MS. SANDERS: My understanding is the decision was actually made on Tuesday, but the first conversation that he had was on Monday, when there was an oral recommendation made, and the President requested that he see that in writing to review it further.
Q: Sarah, thank you. You say you want to move on and focus on the thing that Americans care about. So let me ask you about that. You're somewhat halfway home on healthcare. You still have tax reform to do, a spending bill, debt ceiling, and infrastructure. That's just a handful.
MS. SANDERS: Pretty big list.
Q: Pretty big list, right? But what happened yesterday, you could argue, just widened the divide and made D.C. politics more toxic. So how do you go about accomplishing all of those things with, now, the heightened political environment that we're in?
MS. SANDERS: Frankly, I'm surprised that it did create a divide since you've had so many Republicans and Democrats repeatedly calling for Director Comey to be gone.
Frankly, I don't think it matters what this President says, you're going to have Democrats come out and fight him every single step of the way. I think that's one of the things that's wrong with Washington, and I think that's one of the reasons that we've got to get back to focusing on those issues and, frankly, draining the swamp a little bit further.
Q: Was he surprised by the Democratic backlash? Did he anticipate it, considering some of the past statements?
MS. SANDERS: How could he have, considering the fact that most of the people that are declaring war today were the very ones that were begging for Director Comey to be fired? If Hillary Clinton had won the election -- which, thank God, she didn't -- but if she had, and she had been in the same position, she would have fired Comey immediately, and the very Democrats that are criticizing the President today would be dancing in the streets celebrating. So it's just the -- I think, the purest form of hypocrisy.
Q: Thanks, Sarah. Two questions. One, there's a report in Israel that indicates the President has made a decision not to move the U.S. embassy from Tel Aviv to Jerusalem. Can you confirm that? Has he made a decision on that?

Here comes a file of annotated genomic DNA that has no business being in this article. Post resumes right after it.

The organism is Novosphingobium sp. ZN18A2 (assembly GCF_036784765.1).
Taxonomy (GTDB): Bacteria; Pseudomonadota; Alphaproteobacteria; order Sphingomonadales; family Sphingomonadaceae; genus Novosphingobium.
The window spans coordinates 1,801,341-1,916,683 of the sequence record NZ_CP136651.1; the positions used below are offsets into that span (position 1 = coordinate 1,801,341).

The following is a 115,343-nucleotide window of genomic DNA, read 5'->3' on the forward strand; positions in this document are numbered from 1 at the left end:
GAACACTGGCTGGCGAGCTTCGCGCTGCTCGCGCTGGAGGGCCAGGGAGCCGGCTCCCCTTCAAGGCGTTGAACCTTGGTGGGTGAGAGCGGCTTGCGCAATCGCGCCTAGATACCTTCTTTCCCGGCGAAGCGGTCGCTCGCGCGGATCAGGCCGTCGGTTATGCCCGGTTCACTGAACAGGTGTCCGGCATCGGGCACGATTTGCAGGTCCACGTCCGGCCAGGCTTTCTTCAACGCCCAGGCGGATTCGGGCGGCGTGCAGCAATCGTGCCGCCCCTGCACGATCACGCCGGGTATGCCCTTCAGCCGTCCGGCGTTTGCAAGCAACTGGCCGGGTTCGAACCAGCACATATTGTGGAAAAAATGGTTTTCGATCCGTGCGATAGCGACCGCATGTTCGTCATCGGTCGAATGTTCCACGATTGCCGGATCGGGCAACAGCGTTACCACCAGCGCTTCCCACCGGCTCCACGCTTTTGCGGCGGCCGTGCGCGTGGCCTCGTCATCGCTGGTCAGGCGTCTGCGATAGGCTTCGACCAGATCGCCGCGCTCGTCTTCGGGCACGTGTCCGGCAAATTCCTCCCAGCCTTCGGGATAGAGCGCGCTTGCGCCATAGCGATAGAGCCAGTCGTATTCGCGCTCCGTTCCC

MS. SANDERS: The President has not made a decision yet, and is still reviewing that.
Q: Also, President Erdogan, in his speech, I think, this morning, warned the President against moving the embassy to Jerusalem. Does that warning and warning from other Arab leaders play into his decision as he's considering this move?
MS. SANDERS: I'm not going to get into the decision-making process here. All I can tell you is that he's still reviewing it, and as soon as we have a decision, I know we'll be happy to report back to you guys.
Q: Thank you, Sarah. Two questions, both related to the selection of a successor to Director Comey. When President Carter chose a FBI director, he had a blue ribbon panel advising him. Presidents Clinton and Obama interviewed several candidates. Is the President going to follow this pattern, or does he have some individual in mind at this point?
MS. SANDERS: Right now, I know that there are several individuals being considered, and the first step will be determining the acting -- or, excuse me, the interim director. And that is being handled through the Department of Justice, and I would refer you to them for right now.
Q: And the other question I was going to ask was --
MS. SANDERS: Oh, yeah, I forgot you've got two.
Q: I've got two. I'm pretty nice, Charlotte, aren't I?
MS. SANDERS: Scarlet. But that's okay. (Laughter.)
Q: He doesn't get a question anymore.
MS. SANDERS: It's a Southern baby.
Q: Who's Charlotte?
Q: Her daughter. Who's had a birthday.
MS. SANDERS: Just want to make sure we got that in again. Happy birthday, Scarlet.
MS. SANDERS: "Gone with the Wind," come on, John.
Q: I was going to say it is a fact that the Association of Former FBI Agents and Veterans of the Bureau generally prefer people who have been agents themselves or have a background in the FBI. Only two former agents have been director in the last four decades. Will the President consider current or former agents for the position?
MS. SANDERS: I would say that he's not ruling anything out at this point. But again, as of today, the Department of Justice is handling the first step in this process.